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Chapter 7: Thinking like an assessor

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Alina Van Nelson

on 21 October 2014

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Transcript of Chapter 7: Thinking like an assessor

Focus of the chapter
1. What evidence can show that students have achieved the desired results?
2. What assessment tasks and other evidence will anchor our curricular units and guide our instruction?
3. What should we look for, to determine the extent of student understanding?
Two approaches to think like an assessor
Activity designers
: focused on fun for students, what students may wish to do, how tests should match what s/he has taught, how it should be graded and justified to parents, how students did on tests.
what evidence would suffice to reveal understanding, what performance tasks should anchor the focus of the unit, what different types of evidence would reflect the desired results, if the assessments distinguished between the students who understood and those who only seemed to.

From snapshot to scrapbook
Authentic performance
1. is realistically contextualized
2. Asks the student to"do" the subject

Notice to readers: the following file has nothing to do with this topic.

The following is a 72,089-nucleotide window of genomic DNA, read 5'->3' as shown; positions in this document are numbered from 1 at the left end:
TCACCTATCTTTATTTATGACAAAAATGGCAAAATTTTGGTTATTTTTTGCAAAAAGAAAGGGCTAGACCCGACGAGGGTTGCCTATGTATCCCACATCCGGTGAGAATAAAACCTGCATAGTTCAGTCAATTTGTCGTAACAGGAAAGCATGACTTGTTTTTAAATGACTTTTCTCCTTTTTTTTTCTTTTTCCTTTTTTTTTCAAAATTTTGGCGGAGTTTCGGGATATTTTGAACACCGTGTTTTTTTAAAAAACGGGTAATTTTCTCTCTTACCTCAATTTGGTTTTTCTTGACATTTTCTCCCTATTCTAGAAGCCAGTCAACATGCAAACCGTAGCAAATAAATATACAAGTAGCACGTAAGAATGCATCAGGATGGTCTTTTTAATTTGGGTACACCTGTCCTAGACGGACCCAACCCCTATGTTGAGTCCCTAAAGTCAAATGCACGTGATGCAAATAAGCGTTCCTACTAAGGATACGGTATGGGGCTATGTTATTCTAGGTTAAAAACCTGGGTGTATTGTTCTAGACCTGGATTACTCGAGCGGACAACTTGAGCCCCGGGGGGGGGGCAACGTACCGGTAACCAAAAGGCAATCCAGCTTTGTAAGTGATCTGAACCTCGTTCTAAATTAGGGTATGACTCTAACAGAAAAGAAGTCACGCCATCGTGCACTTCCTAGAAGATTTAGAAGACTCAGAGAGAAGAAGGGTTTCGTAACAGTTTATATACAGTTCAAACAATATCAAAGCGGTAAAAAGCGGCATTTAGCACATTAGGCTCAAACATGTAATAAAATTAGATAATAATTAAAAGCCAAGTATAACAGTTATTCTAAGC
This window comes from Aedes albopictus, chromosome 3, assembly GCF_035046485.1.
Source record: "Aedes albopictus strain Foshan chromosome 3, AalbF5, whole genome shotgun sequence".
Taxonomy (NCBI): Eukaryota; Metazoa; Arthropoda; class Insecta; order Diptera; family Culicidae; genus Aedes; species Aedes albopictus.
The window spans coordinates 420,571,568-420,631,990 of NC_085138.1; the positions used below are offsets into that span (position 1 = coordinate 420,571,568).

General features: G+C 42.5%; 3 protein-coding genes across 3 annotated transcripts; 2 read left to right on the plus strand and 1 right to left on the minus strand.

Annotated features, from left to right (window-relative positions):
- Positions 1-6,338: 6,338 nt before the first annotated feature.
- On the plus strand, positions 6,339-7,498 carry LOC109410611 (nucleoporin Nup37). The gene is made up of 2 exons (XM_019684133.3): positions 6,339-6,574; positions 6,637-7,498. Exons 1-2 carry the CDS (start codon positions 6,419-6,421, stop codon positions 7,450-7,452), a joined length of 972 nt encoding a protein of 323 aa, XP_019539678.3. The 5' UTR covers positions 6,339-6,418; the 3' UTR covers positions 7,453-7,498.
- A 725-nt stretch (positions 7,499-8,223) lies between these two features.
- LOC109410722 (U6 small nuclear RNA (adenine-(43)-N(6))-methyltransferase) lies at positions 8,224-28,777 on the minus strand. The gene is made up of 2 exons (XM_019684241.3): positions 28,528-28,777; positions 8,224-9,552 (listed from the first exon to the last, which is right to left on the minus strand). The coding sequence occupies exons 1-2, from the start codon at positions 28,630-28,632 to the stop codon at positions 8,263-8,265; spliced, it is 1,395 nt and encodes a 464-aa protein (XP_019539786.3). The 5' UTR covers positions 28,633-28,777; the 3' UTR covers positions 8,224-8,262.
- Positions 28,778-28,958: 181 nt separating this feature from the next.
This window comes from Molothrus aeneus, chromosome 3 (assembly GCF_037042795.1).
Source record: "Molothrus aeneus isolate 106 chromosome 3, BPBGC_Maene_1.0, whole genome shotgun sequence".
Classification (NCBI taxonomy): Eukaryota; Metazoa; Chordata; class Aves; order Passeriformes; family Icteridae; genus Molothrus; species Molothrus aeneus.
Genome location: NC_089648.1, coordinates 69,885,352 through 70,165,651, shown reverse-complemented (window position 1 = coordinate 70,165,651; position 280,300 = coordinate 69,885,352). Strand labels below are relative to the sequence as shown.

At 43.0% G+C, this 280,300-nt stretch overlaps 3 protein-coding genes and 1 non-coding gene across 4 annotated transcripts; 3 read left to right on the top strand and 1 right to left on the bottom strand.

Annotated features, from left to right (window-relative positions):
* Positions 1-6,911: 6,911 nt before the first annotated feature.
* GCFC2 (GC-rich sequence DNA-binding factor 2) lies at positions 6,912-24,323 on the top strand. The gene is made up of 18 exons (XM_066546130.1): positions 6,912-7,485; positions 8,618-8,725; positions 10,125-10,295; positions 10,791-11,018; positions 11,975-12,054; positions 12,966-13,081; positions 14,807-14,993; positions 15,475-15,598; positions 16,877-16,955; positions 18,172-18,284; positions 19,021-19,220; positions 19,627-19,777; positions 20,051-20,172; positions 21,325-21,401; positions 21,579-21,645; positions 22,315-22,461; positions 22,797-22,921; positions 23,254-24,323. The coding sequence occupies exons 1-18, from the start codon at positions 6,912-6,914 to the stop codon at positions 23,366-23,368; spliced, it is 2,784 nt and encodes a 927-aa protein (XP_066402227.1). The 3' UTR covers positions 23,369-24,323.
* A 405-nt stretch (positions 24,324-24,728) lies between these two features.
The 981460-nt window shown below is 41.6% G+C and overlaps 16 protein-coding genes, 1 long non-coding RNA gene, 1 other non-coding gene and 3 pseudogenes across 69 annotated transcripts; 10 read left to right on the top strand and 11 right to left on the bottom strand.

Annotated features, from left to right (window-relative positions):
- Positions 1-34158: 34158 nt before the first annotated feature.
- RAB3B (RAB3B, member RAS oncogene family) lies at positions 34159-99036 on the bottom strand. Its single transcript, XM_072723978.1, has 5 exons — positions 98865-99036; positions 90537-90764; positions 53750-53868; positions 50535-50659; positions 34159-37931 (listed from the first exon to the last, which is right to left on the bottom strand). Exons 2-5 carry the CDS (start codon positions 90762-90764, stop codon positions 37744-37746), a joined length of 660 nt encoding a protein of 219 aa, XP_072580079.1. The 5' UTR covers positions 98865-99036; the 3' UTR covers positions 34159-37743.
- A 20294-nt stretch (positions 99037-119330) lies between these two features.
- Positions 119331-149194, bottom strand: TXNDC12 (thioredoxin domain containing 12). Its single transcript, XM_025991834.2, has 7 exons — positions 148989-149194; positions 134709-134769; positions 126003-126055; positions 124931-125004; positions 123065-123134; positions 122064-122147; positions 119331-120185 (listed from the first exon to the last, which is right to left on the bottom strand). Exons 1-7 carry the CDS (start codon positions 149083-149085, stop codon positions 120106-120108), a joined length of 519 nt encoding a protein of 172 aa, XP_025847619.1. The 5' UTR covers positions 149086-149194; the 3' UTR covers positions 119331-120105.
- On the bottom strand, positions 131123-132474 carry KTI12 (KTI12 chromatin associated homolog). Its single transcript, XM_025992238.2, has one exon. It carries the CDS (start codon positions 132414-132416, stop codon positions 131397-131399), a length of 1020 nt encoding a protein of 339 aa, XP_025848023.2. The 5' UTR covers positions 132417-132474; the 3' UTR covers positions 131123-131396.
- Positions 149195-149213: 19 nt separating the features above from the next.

3. Replicates key challenging situations in which adults are truly "tested" in the workplace, in civic life, and in personal life
4. Assesses the students' ability to efficiently and effectively use a repertoire of knowledge and skill to negotiate a complex and multistage task.
5. Allows appropriate opportunities to rehearse, practice, consult resources, and get feedback on and refine performances and products.
Exercise vs. problem
How did you understand the difference? Does this apply to your class right now? Please explain.
thinking like an assessor
1. To think like an assessor / to think like a teacher: what does that mean to you?

2. Why is to think like an assessor defined as an "unnatural process" in the book?
Chapter 7: Thinking like an assessor
GRASPS: Goal, Role, Audience, Situation, Performance, Standards.
the book suggests using the design prompts on page 159: useful?
In order to build assessments for understanding, designers must use the six facets of understanding in order to better guide instruction.

p. 163-164
Curricular priorities and assessment methods
Full transcript